Microorganisms are likely to play an increasingly important role in the Earth’s climate system (Falkowski et al., 2008 Science 320: 1034-1039) and are known to affect polar biogeochemical cycles. In particular, they play important roles in the generation and decomposition of climate active gases. However, current climate models do not take into account the response of microbial activity and their influence in biochemical cycles (Incorporating microbial processes into climate models, ASM report). To improve the predictive ability of climate models, it is important to understand the mechanisms by which microorganisms regulate terrestrial greenhouse gas flux and to determine whether changes in microbial processes will lead to net positive or negative feedbacks on greenhouse gas emissions (Singh et al., 2010 Nature Reviews Microbiology 8: 779). This contribution has been particularly overlooked for the polar regions, where the environment has traditionally been considered too harsh for significant microbial activity to occur. However, it is now clear that microbial presence is ubiquitous across the polar regions, and recent research points toward a potentially dynamic polar microbial community and with it, the possibility of significant microbial activity within the snowpack (Redeker et al., 2017 Journal of The Royal Society Interface 14: 20170729), even in the most remote locations (Pearce et al., 2009 FEMS Microbiology Ecology 69: 143-157). Whilst it is clear that photochemical activity in the atmosphere is primarily responsible for climate processes, it is now becoming clear that microorganisms may have a significant role to play and the extent of this role may be limited only by research activity in this area to date.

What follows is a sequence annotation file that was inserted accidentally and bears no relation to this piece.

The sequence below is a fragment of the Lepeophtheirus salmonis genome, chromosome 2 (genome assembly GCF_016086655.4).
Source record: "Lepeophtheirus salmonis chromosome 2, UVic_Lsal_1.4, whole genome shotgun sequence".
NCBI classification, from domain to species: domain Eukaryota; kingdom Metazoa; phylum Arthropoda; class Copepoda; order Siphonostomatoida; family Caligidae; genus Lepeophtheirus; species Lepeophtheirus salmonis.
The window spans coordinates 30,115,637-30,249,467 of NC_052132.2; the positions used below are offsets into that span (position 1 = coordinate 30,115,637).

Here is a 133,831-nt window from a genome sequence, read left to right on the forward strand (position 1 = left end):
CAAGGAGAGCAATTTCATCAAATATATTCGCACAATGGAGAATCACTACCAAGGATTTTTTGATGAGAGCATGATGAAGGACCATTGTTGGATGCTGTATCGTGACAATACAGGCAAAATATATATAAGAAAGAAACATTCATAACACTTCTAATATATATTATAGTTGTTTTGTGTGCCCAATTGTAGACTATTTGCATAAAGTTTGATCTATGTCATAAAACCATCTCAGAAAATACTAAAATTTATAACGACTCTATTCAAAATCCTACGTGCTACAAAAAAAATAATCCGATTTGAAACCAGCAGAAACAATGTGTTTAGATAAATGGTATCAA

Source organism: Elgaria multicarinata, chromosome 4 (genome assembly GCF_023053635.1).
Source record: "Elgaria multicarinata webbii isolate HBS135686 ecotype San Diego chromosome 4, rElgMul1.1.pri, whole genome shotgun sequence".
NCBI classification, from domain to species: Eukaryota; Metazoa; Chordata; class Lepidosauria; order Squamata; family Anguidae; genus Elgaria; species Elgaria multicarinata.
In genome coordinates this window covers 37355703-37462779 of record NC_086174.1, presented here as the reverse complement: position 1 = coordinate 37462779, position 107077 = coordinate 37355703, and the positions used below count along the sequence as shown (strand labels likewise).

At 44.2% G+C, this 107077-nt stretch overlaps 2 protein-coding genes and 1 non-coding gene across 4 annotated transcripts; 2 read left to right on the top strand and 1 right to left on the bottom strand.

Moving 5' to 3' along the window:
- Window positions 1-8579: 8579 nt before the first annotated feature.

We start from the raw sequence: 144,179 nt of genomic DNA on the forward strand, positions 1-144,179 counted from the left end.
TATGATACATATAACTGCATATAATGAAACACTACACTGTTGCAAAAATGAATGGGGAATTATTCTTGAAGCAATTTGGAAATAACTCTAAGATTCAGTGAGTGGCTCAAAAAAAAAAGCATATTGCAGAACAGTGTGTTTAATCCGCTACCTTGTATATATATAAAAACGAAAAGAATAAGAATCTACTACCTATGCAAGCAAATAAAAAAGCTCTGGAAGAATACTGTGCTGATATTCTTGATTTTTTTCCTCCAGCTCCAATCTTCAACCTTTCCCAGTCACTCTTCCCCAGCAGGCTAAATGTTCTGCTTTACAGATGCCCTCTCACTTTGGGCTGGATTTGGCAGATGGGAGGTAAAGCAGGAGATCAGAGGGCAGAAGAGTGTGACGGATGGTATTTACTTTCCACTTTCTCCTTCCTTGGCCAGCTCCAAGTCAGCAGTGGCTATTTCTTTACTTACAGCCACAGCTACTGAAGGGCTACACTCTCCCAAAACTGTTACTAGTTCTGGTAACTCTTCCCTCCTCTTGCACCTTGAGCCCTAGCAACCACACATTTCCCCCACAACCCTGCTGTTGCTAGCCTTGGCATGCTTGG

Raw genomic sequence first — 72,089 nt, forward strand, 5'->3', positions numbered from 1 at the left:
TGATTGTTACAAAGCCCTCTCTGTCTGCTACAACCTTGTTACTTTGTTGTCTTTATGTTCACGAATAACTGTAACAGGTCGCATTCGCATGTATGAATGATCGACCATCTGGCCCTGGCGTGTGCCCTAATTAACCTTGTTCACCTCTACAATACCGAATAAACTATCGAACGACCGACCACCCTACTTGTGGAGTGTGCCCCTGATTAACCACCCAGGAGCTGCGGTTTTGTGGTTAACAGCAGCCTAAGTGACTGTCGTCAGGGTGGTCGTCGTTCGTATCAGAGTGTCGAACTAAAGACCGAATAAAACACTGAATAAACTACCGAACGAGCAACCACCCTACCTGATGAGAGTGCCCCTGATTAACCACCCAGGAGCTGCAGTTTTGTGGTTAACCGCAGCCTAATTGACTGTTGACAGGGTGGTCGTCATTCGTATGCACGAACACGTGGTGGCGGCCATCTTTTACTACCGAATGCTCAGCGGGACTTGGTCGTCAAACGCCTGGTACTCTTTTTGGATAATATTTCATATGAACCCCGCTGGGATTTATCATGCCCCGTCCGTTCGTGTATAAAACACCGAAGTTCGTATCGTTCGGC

This project will link to Micro Arctic ITN (Horizon 2020), the Greenland Circumnavigation Expedition (GLACE) and the Svalbard Integrated arctic Earth Observation System (SIOS). The PhD student will gain experience of microbial ecology, Arctic fieldwork, flux measurements, modelling and laboratory based simulations.
Key Research Gaps and Questions:
1. To what extent do microorganisms contribute to the flux of climate active gases? 2. How will climate change affect this delicate balance? 3. How do we integrate these observations into current climate models?
Essential: Knowledge/experience of experimental microbiology and/or chemistry
These are (3.5 year) fully funded PhD studentship awards available for entry September 2019. Each award includes fees (Home/EU), an annual living allowance (£14,777) and a Research Training Support Grant (for travel, consumables, as required).